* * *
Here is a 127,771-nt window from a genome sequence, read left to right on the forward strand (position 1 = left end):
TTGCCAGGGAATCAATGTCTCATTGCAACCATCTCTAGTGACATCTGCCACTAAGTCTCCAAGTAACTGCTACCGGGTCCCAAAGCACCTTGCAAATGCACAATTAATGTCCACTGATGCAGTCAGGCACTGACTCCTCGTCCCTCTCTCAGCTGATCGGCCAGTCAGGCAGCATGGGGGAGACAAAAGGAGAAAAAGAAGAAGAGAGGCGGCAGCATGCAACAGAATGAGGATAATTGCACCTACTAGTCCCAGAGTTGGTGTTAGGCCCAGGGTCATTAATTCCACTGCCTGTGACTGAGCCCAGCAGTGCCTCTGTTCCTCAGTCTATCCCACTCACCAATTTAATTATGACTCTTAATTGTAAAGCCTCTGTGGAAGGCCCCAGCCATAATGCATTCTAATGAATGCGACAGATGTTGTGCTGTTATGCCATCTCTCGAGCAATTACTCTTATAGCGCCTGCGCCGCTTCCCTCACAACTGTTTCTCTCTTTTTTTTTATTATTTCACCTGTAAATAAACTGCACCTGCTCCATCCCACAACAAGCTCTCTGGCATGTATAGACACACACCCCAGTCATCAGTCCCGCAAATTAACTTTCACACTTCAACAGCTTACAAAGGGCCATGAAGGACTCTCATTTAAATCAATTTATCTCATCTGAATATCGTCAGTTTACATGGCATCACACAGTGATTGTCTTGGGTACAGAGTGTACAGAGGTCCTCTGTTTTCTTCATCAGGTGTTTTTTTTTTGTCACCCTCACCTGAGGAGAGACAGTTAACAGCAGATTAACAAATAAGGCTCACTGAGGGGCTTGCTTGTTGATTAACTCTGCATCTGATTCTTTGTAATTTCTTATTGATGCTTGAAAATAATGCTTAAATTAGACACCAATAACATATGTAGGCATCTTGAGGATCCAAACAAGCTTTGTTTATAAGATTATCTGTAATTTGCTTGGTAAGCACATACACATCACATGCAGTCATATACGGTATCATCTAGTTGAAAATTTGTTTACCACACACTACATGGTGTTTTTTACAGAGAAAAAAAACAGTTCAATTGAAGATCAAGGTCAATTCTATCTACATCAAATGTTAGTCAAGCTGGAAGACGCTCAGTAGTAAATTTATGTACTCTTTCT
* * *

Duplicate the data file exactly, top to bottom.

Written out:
Here is a 127,771-nt window from a genome sequence, read left to right on the forward strand (position 1 = left end):
TTGCCAGGGAATCAATGTCTCATTGCAACCATCTCTAGTGACATCTGCCACTAAGTCTCCAAGTAACTGCTACCGGGTCCCAAAGCACCTTGCAAATGCACAATTAATGTCCACTGATGCAGTCAGGCACTGACTCCTCGTCCCTCTCTCAGCTGATCGGCCAGTCAGGCAGCATGGGGGAGACAAAAGGAGAAAAAGAAGAAGAGAGGCGGCAGCATGCAACAGAATGAGGATAATTGCACCTACTAGTCCCAGAGTTGGTGTTAGGCCCAGGGTCATTAATTCCACTGCCTGTGACTGAGCCCAGCAGTGCCTCTGTTCCTCAGTCTATCCCACTCACCAATTTAATTATGACTCTTAATTGTAAAGCCTCTGTGGAAGGCCCCAGCCATAATGCATTCTAATGAATGCGACAGATGTTGTGCTGTTATGCCATCTCTCGAGCAATTACTCTTATAGCGCCTGCGCCGCTTCCCTCACAACTGTTTCTCTCTTTTTTTTTATTATTTCACCTGTAAATAAACTGCACCTGCTCCATCCCACAACAAGCTCTCTGGCATGTATAGACACACACCCCAGTCATCAGTCCCGCAAATTAACTTTCACACTTCAACAGCTTACAAAGGGCCATGAAGGACTCTCATTTAAATCAATTTATCTCATCTGAATATCGTCAGTTTACATGGCATCACACAGTGATTGTCTTGGGTACAGAGTGTACAGAGGTCCTCTGTTTTCTTCATCAGGTGTTTTTTTTTTGTCACCCTCACCTGAGGAGAGACAGTTAACAGCAGATTAACAAATAAGGCTCACTGAGGGGCTTGCTTGTTGATTAACTCTGCATCTGATTCTTTGTAATTTCTTATTGATGCTTGAAAATAATGCTTAAATTAGACACCAATAACATATGTAGGCATCTTGAGGATCCAAACAAGCTTTGTTTATAAGATTATCTGTAATTTGCTTGGTAAGCACATACACATCACATGCAGTCATATACGGTATCATCTAGTTGAAAATTTGTTTACCACACACTACATGGTGTTTTTTACAGAGAAAAAAAACAGTTCAATTGAAGATCAAGGTCAATTCTATCTACATCAAATGTTAGTCAAGCTGGAAGACGCTCAGTAGTAAATTTATGTACTCTTTCT